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The Rise of Universities

The Rise of Universities

Charles Homer Haskins
Copyright Date: 1957
Published by: Cornell University Press
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  • Book Info
    The Rise of Universities
    Book Description:

    The origin and nature of the earliest universities are the subjects of this famous and witty set of lectures by the man whom eminent scholars have called "without exaggeration . . . the soul of the renascence of medieval studies in the United States." Great as the differences are between the earliest universities and those of today, the fact remains, says Professor Haskins, the "the university of the twentieth century is the lineal descendant of medieval Paris and Bologna." In demonstrating this fact, he brings to life the institutions, instruction, professors, and students of the Middle Ages.

    eISBN: 978-0-8014-7008-0
    Subjects: History, Education

Table of Contents

  1. Front Matter
    (pp. i-iv)
    (pp. v-x)
    Theodor E. Mommsen
  3. Table of Contents
    (pp. xi-xii)
    (pp. 1-26)

    Universities, like cathedrals and parliaments, are a product of the Middle Ages. The Greeks and the Romans, strange as it may seem, had no universities in the sense in which the word has been used for the past seven or eight centuries. They had higher education, but the terms are not synonymous. Much of their instruction in law, rhetoric, and philosophy it would be hard to surpass, but it was not organized into the form of permanent institutions of learning. A great teacher like Socrates gave no diplomas; if a modern student sat at his feet for three months, he...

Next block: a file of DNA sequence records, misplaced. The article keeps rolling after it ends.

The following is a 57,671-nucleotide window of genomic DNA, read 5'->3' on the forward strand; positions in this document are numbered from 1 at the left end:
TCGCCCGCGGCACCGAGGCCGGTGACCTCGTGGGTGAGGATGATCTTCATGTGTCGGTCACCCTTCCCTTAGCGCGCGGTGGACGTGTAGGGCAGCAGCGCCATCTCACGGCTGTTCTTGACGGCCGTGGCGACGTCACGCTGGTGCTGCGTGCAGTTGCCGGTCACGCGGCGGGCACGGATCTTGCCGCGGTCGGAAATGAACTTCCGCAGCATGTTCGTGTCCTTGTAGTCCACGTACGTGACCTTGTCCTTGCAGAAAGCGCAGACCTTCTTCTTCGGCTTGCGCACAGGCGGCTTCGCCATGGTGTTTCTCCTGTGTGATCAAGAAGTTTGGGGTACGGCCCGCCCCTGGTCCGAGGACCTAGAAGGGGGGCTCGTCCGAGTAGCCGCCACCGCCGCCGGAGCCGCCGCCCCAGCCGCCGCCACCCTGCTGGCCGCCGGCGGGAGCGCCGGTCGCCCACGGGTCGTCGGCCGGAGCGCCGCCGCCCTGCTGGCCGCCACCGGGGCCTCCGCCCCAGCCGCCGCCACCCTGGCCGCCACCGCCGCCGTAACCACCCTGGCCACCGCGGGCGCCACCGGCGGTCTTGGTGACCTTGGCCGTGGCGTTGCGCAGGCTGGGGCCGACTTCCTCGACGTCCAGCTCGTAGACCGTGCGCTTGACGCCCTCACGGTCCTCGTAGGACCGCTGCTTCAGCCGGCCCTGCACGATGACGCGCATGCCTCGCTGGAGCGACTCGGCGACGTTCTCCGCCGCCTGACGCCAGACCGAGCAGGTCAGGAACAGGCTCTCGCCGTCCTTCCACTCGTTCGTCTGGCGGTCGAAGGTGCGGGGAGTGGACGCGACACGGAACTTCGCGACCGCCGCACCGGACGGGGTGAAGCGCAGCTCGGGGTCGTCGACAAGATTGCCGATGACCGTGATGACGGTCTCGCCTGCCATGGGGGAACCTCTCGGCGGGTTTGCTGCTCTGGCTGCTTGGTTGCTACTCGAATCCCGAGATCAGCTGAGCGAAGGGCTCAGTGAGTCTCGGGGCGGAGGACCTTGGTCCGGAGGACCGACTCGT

(pp. 27-58)

    In the last lecture we considered the mediaeval university as an institution. We come now to examine it as an intellectual centre. This involves some account of its course of study, its methods of teaching, and the status and freedom of its teachers. The element of continuity, so clear in institutions, is often less evident in the content of learning, but even here the thread is unbroken, the contrast with modern conditions less sharp than is often supposed.

    The basis of education in the early Middle Ages consisted, as we have seen, of the so-called seven liberal arts. Three of...

    (pp. 59-94)

    “A University,” it has more than once been remarked by professors, “would be a very comfortable place were it not for the students.” So far we have been considering universities from the point of view of professors; it is now the turn of the students, for whether these be regarded as a necessary evil or as the main reason for the university's existence, they certainly cannot be ignored. A mediaeval university was no regiment of colonels but “a society of mastersand scholars,” and to this second and more numerous element we must now direct our attention.

    The mediaeval student...

    (pp. 95-104)
  8. INDEX
    (pp. 105-108)